Kasia Borowska is the co-founder of Brainpool, an artificial intelligence services consultancy that bridges the gap between corporations and cutting edge, academic research on AI. With a background in mathematics and cognitive science, she is now in close contact with private entities that use AI.
She thinks that employing academically trained data scientists with a thorough understanding of automation technology will help to increase the creation and deployment of artificial intelligence with minimal negative bias.
According Borowska, there are several problems associated with bias in artificial intelligence. The first is that bias can be such a pervasive aspect of it because it creeps very early in the process. She said: “Bias often comes out from the pure fact that the data set that you are analysing does not represent the actual audience about whom you are trying to draw conclusions.”
She gave the example of artificial intelligence used in facial recognition being much accurate with the detection of white faces. This is due to much of the training data containing far fewer images of faces of people of colour than white faces.
Another problem with bias in artificial intelligence is the blind faith that is often placed in AI and the expectation that algorithms will come to neutral objective decisions. Furthermore, it is hard to deconstruct those algorithms to see how exactly problematic decisions are being made.
She said: “You can’t just trust algorithms especially when you don’t fully understand how they work. A lot of algorithms are acting like black box solutions and no one actually fully understands what is happening inside.”
It is likely that this blind faith comes from a lack of understanding of the mechanics of machine learning, with many companies deploying ready-made solutions with the help of self-taught data scientists.
“There are so many off-the-shelf, open source solutions at the moment that any of us could use just following some simple instructions after a couple of days’ training. But unless you really understand the background of what you are trying to build, you will not be able to build a sustainable AI solution,” Borowska said.
A further concerning issue is the concentration of so much understanding about AI among very few actors, which could result in the exclusion of the ‘human in the loop’. She explained this by saying: “It is really dangerous when one country or bigger companies take ownership of the whole AI landscape because once you get advantage in AI development, that advantage becomes exponential over time, to the level that humans won’t be able to interfere with it at some point.”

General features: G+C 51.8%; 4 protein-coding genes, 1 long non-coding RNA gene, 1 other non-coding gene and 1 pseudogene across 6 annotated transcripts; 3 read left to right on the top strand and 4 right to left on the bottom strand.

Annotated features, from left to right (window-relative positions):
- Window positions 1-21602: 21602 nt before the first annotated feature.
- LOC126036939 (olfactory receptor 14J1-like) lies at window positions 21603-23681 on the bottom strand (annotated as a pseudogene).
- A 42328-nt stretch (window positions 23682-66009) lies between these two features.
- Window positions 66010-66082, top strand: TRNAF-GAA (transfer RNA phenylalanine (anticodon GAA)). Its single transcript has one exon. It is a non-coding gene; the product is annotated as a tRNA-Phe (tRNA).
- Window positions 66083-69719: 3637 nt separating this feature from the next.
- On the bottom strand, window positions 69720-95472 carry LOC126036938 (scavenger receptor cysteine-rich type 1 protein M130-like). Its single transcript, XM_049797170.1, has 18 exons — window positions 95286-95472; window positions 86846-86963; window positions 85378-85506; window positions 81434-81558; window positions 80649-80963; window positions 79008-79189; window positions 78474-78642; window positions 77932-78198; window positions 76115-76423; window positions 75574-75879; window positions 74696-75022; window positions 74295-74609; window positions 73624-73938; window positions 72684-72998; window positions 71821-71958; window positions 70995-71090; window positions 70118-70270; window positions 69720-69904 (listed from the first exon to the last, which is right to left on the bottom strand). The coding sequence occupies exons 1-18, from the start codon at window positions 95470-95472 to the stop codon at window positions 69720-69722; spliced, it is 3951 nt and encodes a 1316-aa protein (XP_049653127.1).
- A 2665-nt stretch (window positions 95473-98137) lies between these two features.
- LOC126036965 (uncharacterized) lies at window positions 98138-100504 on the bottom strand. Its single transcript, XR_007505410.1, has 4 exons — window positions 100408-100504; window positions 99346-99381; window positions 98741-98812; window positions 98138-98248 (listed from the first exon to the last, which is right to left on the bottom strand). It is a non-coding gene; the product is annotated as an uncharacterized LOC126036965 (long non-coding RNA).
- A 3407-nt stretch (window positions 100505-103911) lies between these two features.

Brainpool, the organisation she co-founded, is aiming to tackle this lack of understanding by sending teams of AI researchers and industry professionals into companies, and through those teams, passing on the latest research about artificial intelligence.
In her words: “We’ve built Brainpool with the idea that AI solutions, especially cutting edge research, will be available to everybody. We are a network of 300 AI experts in machine learning, data science and computer science, giving access to top-level expertise and solutions to corporations in the form of consulting or access to our experts on a project basis.”
Borowska said that she and her colleagues will always encourage clients to allocate sufficient time and resources to ensure that the AI they build is “ethically correct.” This involves pre-processing the data by looking at it from as many angles as possible, and then employing data scientists and researchers with an academic background who “can understand the mathematics behind the machine learning code." As she said: "It is really important you understand what the machine learning is doing.”
Additionally, the people creating AI need to make sure that an algorithm is trained on data that contains a representative sample of the people or things that it will be making real life decisions about. And furthermore, there needs to understanding of our own unconscious biases and a decrease in the reliance on machine-made decisions.
Borowska said: “Every one of us is biased and every thing we look at, we look at differently from everyone else. So knowing and remembering that and making sure that your biases don’t come across when building a machine learning system is really important. Every decision has to be made with a combination of data-driven decisions and human intuition.”
Essentially, with artificial intelligence, we need to keep an expert human in the loop.
Kasia Borowska was speaking on a panel at WBIDinners: Investment and algorithms: Tackling diversity and bias challenges in business.